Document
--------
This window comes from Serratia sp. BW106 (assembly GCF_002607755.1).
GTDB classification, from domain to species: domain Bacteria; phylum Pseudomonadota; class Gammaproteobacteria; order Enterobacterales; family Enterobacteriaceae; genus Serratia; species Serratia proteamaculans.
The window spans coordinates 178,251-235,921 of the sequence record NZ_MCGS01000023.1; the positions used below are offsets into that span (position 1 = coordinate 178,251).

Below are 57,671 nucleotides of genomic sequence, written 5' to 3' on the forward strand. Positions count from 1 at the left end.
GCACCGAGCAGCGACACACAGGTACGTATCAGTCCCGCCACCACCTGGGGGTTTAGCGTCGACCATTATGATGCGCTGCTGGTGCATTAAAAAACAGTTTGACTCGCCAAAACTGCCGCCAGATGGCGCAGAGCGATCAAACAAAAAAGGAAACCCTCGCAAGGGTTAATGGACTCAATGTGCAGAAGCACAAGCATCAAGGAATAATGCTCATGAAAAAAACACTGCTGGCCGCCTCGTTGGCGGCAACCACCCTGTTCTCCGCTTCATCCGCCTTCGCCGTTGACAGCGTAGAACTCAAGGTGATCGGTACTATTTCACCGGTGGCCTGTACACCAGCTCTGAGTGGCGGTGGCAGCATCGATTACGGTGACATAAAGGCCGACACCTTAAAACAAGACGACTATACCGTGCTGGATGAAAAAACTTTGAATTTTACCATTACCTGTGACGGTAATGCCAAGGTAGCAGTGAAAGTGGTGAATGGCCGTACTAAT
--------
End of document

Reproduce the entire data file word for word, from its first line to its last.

This window comes from Serratia sp. BW106 (assembly GCF_002607755.1).
GTDB classification, from domain to species: domain Bacteria; phylum Pseudomonadota; class Gammaproteobacteria; order Enterobacterales; family Enterobacteriaceae; genus Serratia; species Serratia proteamaculans.
The window spans coordinates 178,251-235,921 of the sequence record NZ_MCGS01000023.1; the positions used below are offsets into that span (position 1 = coordinate 178,251).

Below are 57,671 nucleotides of genomic sequence, written 5' to 3' on the forward strand. Positions count from 1 at the left end.
GCACCGAGCAGCGACACACAGGTACGTATCAGTCCCGCCACCACCTGGGGGTTTAGCGTCGACCATTATGATGCGCTGCTGGTGCATTAAAAAACAGTTTGACTCGCCAAAACTGCCGCCAGATGGCGCAGAGCGATCAAACAAAAAAGGAAACCCTCGCAAGGGTTAATGGACTCAATGTGCAGAAGCACAAGCATCAAGGAATAATGCTCATGAAAAAAACACTGCTGGCCGCCTCGTTGGCGGCAACCACCCTGTTCTCCGCTTCATCCGCCTTCGCCGTTGACAGCGTAGAACTCAAGGTGATCGGTACTATTTCACCGGTGGCCTGTACACCAGCTCTGAGTGGCGGTGGCAGCATCGATTACGGTGACATAAAGGCCGACACCTTAAAACAAGACGACTATACCGTGCTGGATGAAAAAACTTTGAATTTTACCATTACCTGTGACGGTAATGCCAAGGTAGCAGTGAAAGTGGTGAATGGCCGTACTAAT